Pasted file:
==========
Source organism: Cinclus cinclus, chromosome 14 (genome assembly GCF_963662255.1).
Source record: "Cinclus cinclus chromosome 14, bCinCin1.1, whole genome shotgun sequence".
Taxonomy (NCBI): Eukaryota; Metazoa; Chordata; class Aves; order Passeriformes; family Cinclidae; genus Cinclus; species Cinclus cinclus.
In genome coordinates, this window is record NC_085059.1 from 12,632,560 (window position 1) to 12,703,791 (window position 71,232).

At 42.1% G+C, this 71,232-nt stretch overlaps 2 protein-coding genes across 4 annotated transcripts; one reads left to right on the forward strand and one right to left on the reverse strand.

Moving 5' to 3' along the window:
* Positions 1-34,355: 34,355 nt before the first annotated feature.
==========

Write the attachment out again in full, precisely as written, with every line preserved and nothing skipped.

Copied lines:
Source organism: Cinclus cinclus, chromosome 14 (genome assembly GCF_963662255.1).
Source record: "Cinclus cinclus chromosome 14, bCinCin1.1, whole genome shotgun sequence".
Taxonomy (NCBI): Eukaryota; Metazoa; Chordata; class Aves; order Passeriformes; family Cinclidae; genus Cinclus; species Cinclus cinclus.
In genome coordinates, this window is record NC_085059.1 from 12,632,560 (window position 1) to 12,703,791 (window position 71,232).

At 42.1% G+C, this 71,232-nt stretch overlaps 2 protein-coding genes across 4 annotated transcripts; one reads left to right on the forward strand and one right to left on the reverse strand.

Moving 5' to 3' along the window:
* Positions 1-34,355: 34,355 nt before the first annotated feature.